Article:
DXY Trying to Bottom; Watch EUR/USD, Not USD/JPY
The US Dollar (via DXY Index) is once again attempting to bottom, putting in another try to break the trendline from the January 3 high. There are several factors that may be feeding into the greenback's increasing appeal today, including speculation over the timing of the Federal Reserve's next 25-bps rate hike: Philadelphia Fed President Patrick Harper said that he thinks "March is on the table," while noting his support for three rate hikes this year (currently, Fed funds futures only have two priced in, for June and December).
Yet this hawkish appeal is only a small piece of the puzzle. Indeed, as the largest component of DXY, the Euro is front and center (57.6% total weighting). Two developments thus far today have the Euro reeling. First, as we pointed out yesterday, Greek bond yields have continued to shoot higher, with the 2-year yield near 10%, as questions over whether or not the IMF will stay in the Greek bailout program persist. As German FinMin Wolfgang Schaeuble's spokesman Juerg Weissgerber made clear yesterday, if the IMF were to pullout of the Greek bailout, "then the program is over."
Elsewhere, in terms of the economic docket, while largely absent of 'high' rated events this week, the data that has been revealed for the Euro has been rather disappointing. Even though the data is a bit stale - it's for the December reporting period - it still carries weight. German industrial production unexpectedly fell by -3% from November, culminating in a -0.7% performance year-over-year.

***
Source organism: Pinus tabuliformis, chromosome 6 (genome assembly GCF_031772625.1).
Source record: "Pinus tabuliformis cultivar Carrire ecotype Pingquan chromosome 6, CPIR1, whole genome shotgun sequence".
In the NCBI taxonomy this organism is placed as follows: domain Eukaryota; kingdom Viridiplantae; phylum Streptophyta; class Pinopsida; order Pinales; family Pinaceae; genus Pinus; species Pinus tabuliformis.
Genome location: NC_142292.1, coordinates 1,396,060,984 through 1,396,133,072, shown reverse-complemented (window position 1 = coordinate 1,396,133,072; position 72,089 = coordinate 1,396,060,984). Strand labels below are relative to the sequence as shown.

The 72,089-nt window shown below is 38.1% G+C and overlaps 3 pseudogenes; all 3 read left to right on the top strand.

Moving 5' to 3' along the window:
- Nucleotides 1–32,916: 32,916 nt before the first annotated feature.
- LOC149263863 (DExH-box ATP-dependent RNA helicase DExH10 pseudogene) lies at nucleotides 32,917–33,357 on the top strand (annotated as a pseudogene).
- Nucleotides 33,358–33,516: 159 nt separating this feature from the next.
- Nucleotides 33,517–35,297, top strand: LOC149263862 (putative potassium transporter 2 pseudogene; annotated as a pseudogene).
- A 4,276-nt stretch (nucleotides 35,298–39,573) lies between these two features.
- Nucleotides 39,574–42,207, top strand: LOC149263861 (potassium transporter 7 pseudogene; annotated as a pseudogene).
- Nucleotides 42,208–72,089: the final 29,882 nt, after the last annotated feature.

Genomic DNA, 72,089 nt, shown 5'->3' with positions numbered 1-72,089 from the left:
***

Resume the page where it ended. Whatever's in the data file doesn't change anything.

While the German Economy Ministry said that the figures may be attributed to the compilation methodology - thus having no impact on the ministry's otherwise positive growth assumptions for 2017 - one can't help but feel that the protectionist wave sweeping across the world's developed economies will inevitably hit Germany, Europe's largest economy, particularly if US President Trump takes aim at what he considers to be an artificially cheap Euro (there may be a point: PPP suggests EUR/USD should be trading closer to 1.3000).
For traders, it's worth paying more attention to EUR/USD, and say, GBP/USD, than it is to pay attention to USD/JPY over the coming days. With the Trump-Abe meeting set for Friday - and the Japanese Yen being one of the three currencies President Trump has lambasted (the others being the Euro and the Chinese Yuan) - it seems that any additional USD strength will find more welcoming conduits elsewhere. Both EUR/USD and GBP/USD have seen dramatic shifts in positioning over the past week which cater to the idea that more US Dollar strength may be on the horizon.
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--- Written by Christopher Vecchio, Senior Currency Strategist
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